How Employers Can Help Stop Rising Drug Use

Drug Use PEXELS

As the pandemic continues more adults are using drugs to treat their mental health conditions. According to the CDC, feelings of anxiety have risen during the ongoing COVID-19 crisis. To supplement these feelings adults are using marijuana, which poses concerns for companies across the country.

In a study from the International Journal of Drug Policy, 47% of participants responded that their substance use has increased during COVID-19. These staggering numbers indicate a bigger issue of how to handle mental health and drug use in the workplace.

With workers coming back into the office as places reopen, it’s possible that these new drug habits are also being transitioned into the workplace. Companies that do not help inform their staff of the dangers of drug-use on the clock, or do not have an effective drug testing policy, are increasing their risk.

RECOGNIZING WARNING SIGNS

Certain behaviors occur frequently amongst substance abusers. These behaviors do not always indicate a substance abuse problem, but may warrant discussions with the particular employee. Key indicators of substance abuse can include:

  • Increase of accidents, inside and outside of the workplace
  • Unexplained absences or frequent disappearances
  • Excessive use of sick days, typically with late notice
  • Increased time to complete standard tasks
  • Isolating from friends and coworkers
  • Poor hygiene and worsening appearance

HOW TO HELP EMPLOYEES COPE

A common reason for drug use is as a mental health coping tactic. Whether it’s addressing anxiety, looking to focus on their work, or simply an escape from their current situation, they believe drugs can help them cope.

This provides an avenue for companies to help its employees manage their mental health. A few ways employers can help include:

  • Adding mental health coverage to medical plan offerings
  • Reduce stigma around mental health, and communicate resources
  • Promote well-being through workplace wellness or scheduling flexibility

Of course there are plenty of other ways businesses can help address mental health issues in the workplace; asking employees through an anonymous survey can provide insights as to exactly how your business can help.

IMPLEMENT EFFECTIVE DRUG TESTING POLICIES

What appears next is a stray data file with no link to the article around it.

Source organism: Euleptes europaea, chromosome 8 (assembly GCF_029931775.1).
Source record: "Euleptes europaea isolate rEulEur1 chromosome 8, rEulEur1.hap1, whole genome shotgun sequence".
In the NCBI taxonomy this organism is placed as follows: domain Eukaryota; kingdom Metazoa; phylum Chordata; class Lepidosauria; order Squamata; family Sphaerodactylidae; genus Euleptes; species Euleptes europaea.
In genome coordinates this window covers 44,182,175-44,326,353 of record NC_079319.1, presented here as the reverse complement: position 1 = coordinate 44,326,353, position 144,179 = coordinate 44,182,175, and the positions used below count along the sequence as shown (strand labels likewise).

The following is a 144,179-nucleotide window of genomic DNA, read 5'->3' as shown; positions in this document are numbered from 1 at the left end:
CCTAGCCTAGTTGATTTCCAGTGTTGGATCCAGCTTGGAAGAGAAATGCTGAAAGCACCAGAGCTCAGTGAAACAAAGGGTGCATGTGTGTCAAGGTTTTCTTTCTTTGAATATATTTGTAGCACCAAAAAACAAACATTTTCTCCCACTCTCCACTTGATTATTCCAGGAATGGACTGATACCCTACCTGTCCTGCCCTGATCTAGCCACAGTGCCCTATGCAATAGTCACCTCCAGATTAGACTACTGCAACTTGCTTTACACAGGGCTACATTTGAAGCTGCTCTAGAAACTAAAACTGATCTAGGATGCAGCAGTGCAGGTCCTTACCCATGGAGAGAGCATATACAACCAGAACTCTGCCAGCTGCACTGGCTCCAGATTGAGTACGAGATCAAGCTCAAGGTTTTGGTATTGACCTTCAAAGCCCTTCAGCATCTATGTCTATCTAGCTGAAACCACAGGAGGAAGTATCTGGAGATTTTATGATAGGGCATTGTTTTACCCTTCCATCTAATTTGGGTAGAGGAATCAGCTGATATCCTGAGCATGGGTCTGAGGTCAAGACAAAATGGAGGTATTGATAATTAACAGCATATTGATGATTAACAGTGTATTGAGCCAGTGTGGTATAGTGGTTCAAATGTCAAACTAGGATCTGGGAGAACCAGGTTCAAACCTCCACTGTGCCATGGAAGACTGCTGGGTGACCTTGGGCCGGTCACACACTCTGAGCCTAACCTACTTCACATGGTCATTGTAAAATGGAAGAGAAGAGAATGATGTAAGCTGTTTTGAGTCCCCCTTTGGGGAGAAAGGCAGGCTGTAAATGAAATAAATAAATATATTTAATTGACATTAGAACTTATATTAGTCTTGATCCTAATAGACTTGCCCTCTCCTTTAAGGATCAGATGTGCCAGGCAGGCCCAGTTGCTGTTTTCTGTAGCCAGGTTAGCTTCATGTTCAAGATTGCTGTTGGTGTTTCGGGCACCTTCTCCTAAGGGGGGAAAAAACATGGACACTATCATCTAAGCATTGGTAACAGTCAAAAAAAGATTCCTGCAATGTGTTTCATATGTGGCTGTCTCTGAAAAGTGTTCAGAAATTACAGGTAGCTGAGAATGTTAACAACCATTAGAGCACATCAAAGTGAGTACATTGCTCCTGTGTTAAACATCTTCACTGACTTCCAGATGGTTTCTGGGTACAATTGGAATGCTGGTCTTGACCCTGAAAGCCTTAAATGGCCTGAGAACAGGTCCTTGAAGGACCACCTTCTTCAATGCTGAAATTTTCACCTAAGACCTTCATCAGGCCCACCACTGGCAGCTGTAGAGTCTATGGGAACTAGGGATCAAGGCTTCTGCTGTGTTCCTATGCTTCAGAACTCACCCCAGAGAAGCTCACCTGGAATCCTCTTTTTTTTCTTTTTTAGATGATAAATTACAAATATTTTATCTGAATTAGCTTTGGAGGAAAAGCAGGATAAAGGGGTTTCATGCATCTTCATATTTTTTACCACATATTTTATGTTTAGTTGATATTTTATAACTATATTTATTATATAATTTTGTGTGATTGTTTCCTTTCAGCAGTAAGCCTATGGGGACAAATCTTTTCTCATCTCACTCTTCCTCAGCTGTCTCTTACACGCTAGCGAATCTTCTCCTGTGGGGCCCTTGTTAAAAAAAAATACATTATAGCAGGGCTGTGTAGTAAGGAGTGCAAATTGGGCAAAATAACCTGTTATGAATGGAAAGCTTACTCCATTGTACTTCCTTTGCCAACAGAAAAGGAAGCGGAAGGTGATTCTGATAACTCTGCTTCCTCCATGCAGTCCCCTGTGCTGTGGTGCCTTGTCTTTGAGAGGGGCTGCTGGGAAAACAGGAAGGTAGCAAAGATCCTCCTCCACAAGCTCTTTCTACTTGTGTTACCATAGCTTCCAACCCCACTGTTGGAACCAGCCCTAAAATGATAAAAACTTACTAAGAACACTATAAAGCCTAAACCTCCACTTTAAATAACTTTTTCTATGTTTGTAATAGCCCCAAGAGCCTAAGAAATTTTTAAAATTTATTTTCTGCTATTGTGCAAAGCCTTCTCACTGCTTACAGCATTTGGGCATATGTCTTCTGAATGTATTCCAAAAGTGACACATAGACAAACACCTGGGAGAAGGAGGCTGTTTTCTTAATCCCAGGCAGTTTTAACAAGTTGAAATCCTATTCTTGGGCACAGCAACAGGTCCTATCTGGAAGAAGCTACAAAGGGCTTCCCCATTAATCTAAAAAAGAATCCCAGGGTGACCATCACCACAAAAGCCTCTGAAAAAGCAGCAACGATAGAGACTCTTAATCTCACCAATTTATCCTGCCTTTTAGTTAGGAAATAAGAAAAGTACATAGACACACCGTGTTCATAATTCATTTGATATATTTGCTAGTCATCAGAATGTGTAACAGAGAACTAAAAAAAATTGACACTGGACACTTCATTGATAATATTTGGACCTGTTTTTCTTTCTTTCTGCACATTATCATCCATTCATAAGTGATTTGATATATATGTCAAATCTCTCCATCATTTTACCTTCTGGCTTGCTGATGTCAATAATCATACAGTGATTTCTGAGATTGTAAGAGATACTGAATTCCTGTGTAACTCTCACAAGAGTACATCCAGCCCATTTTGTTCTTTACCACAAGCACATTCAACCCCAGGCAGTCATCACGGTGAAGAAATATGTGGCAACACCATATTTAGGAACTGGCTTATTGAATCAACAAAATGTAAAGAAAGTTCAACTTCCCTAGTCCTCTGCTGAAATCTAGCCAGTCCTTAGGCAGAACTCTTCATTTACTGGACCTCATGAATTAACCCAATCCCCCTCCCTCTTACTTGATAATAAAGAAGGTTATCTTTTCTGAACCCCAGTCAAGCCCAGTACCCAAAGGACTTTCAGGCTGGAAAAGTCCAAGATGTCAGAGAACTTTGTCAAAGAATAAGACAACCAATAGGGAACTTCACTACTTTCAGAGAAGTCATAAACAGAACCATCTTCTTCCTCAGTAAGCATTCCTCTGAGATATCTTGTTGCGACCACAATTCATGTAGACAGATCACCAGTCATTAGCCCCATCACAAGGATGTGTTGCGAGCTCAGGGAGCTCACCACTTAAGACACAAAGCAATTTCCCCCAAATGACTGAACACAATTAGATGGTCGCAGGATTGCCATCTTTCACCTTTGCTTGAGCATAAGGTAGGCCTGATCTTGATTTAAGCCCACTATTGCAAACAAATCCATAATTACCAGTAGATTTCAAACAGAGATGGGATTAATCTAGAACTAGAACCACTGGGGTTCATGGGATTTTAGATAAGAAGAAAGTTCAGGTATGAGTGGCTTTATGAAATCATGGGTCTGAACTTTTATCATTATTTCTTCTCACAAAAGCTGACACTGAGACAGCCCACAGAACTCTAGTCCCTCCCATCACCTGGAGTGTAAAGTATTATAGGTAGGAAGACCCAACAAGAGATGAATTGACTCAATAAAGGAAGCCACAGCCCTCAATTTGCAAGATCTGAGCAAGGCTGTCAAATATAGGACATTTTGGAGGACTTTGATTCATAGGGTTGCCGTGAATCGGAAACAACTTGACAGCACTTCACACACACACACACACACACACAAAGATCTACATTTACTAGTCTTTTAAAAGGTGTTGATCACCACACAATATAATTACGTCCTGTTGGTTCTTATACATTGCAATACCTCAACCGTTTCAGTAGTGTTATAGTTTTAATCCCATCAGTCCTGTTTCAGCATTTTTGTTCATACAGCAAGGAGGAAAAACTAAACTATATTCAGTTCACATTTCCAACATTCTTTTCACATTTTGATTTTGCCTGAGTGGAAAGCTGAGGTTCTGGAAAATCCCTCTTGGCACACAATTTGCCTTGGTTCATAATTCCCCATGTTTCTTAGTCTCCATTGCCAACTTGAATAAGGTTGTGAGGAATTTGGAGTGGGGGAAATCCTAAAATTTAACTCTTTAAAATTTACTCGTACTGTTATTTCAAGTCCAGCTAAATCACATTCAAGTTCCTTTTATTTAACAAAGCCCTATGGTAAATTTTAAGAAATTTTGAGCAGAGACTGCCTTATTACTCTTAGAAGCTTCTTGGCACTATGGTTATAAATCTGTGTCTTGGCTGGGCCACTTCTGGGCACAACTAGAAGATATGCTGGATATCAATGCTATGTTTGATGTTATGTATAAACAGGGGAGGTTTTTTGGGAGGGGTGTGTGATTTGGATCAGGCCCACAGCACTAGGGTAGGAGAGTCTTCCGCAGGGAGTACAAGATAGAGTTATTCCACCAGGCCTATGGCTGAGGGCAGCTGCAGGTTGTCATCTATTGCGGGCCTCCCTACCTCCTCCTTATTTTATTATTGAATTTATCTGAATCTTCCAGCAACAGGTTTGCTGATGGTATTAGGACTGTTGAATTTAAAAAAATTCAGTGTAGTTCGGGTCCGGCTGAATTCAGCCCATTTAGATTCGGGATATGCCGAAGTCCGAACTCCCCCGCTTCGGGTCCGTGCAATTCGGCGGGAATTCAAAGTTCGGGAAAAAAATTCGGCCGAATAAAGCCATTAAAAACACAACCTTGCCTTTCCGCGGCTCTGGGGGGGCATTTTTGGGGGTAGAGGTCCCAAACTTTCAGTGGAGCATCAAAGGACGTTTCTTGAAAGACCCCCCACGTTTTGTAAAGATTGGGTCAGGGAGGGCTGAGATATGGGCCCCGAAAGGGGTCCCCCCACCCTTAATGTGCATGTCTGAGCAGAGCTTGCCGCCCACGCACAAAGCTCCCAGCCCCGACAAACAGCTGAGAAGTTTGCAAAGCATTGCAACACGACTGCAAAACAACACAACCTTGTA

With workers returning to the workplace, a comprehensive drug testing policy can limit your business’s liability and risk of incidents. While workers may not use drugs on the clock as soon as they’re back in the office, establishing an effective policy can help identify employees that need help over time. Five steps of implementing this new or revamped policy should include:

  • Draft a policy that is compliant with state and federal laws
  • Train supervisors on reasonable suspicion and warning signs of drug use
  • Train your employees on the parameters of the policy
  • Provide Employee Assistance Programs (EAPs) to help stop addictions
  • Follow through with drug testing

At ARCpoint Labs, we’re dedicated to keeping work environments free of drug and alcohol use. Our employer services include everything from drug policy development to ongoing testing for your team. With a nationwide network of labs, our industry experts are ready to help your business stay productive as we return to normal. Contact your local ARCpoint Labs office for more information on how to get started.

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Employee Drug Testing by State

person holding marijuana

Developing an effective drug testing policy can be difficult with more states legalizing recreational and medicinal marijuana use. Currently, a total of 36 states and the District of Columbia allow medicinal marijuana, and 16 of those states allow full recreational usage. Without an overarching federal regulation regarding drug testing policies, companies are left to establish an effective policy that limits its risk. 

At ARCpoint Labs, we’re committed to helping businesses develop safe and effective drug testing policies. From the initial policy development to specimen collection, our industry experts can help limit your company’s risk and stay compliant with changing regulations. Learn more about how ARCpoint Labs can help your company and find your nearest location to get started.